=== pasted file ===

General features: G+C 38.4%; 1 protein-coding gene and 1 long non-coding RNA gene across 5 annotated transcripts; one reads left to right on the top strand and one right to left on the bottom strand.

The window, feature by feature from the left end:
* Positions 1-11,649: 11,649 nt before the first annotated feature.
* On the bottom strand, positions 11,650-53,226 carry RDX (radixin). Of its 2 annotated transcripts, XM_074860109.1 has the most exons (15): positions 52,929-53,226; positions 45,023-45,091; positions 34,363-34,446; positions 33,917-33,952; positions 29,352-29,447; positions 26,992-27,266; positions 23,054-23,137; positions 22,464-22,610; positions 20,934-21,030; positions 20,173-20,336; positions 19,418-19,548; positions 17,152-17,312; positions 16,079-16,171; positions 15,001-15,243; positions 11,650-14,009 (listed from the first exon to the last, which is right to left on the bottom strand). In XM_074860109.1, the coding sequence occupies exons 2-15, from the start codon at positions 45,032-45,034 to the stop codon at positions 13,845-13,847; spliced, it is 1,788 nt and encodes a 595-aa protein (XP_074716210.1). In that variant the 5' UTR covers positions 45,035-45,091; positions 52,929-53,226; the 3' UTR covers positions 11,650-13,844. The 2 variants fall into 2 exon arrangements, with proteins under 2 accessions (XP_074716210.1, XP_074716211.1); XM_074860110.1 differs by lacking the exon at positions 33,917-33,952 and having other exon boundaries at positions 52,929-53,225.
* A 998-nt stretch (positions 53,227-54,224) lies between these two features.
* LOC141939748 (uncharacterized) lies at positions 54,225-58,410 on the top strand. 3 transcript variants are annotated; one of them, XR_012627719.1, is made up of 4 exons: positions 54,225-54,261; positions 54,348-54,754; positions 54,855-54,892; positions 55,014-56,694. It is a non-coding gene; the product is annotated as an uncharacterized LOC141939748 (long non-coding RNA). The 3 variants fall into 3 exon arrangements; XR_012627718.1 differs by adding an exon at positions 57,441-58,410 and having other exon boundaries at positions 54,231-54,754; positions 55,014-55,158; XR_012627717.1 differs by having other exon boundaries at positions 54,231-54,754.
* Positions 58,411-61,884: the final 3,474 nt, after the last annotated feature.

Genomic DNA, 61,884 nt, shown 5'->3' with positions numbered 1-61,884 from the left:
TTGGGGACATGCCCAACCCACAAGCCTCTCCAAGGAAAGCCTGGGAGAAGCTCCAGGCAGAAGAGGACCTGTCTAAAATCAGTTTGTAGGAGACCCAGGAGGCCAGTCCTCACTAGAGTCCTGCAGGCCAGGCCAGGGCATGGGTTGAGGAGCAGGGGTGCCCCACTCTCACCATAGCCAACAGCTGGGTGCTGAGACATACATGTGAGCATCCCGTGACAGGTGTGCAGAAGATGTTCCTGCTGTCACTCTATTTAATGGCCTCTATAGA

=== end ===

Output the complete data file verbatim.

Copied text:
General features: G+C 38.4%; 1 protein-coding gene and 1 long non-coding RNA gene across 5 annotated transcripts; one reads left to right on the top strand and one right to left on the bottom strand.

The window, feature by feature from the left end:
* Positions 1-11,649: 11,649 nt before the first annotated feature.
* On the bottom strand, positions 11,650-53,226 carry RDX (radixin). Of its 2 annotated transcripts, XM_074860109.1 has the most exons (15): positions 52,929-53,226; positions 45,023-45,091; positions 34,363-34,446; positions 33,917-33,952; positions 29,352-29,447; positions 26,992-27,266; positions 23,054-23,137; positions 22,464-22,610; positions 20,934-21,030; positions 20,173-20,336; positions 19,418-19,548; positions 17,152-17,312; positions 16,079-16,171; positions 15,001-15,243; positions 11,650-14,009 (listed from the first exon to the last, which is right to left on the bottom strand). In XM_074860109.1, the coding sequence occupies exons 2-15, from the start codon at positions 45,032-45,034 to the stop codon at positions 13,845-13,847; spliced, it is 1,788 nt and encodes a 595-aa protein (XP_074716210.1). In that variant the 5' UTR covers positions 45,035-45,091; positions 52,929-53,226; the 3' UTR covers positions 11,650-13,844. The 2 variants fall into 2 exon arrangements, with proteins under 2 accessions (XP_074716210.1, XP_074716211.1); XM_074860110.1 differs by lacking the exon at positions 33,917-33,952 and having other exon boundaries at positions 52,929-53,225.
* A 998-nt stretch (positions 53,227-54,224) lies between these two features.
* LOC141939748 (uncharacterized) lies at positions 54,225-58,410 on the top strand. 3 transcript variants are annotated; one of them, XR_012627719.1, is made up of 4 exons: positions 54,225-54,261; positions 54,348-54,754; positions 54,855-54,892; positions 55,014-56,694. It is a non-coding gene; the product is annotated as an uncharacterized LOC141939748 (long non-coding RNA). The 3 variants fall into 3 exon arrangements; XR_012627718.1 differs by adding an exon at positions 57,441-58,410 and having other exon boundaries at positions 54,231-54,754; positions 55,014-55,158; XR_012627717.1 differs by having other exon boundaries at positions 54,231-54,754.
* Positions 58,411-61,884: the final 3,474 nt, after the last annotated feature.

Genomic DNA, 61,884 nt, shown 5'->3' with positions numbered 1-61,884 from the left:
TTGGGGACATGCCCAACCCACAAGCCTCTCCAAGGAAAGCCTGGGAGAAGCTCCAGGCAGAAGAGGACCTGTCTAAAATCAGTTTGTAGGAGACCCAGGAGGCCAGTCCTCACTAGAGTCCTGCAGGCCAGGCCAGGGCATGGGTTGAGGAGCAGGGGTGCCCCACTCTCACCATAGCCAACAGCTGGGTGCTGAGACATACATGTGAGCATCCCGTGACAGGTGTGCAGAAGATGTTCCTGCTGTCACTCTATTTAATGGCCTCTATAGA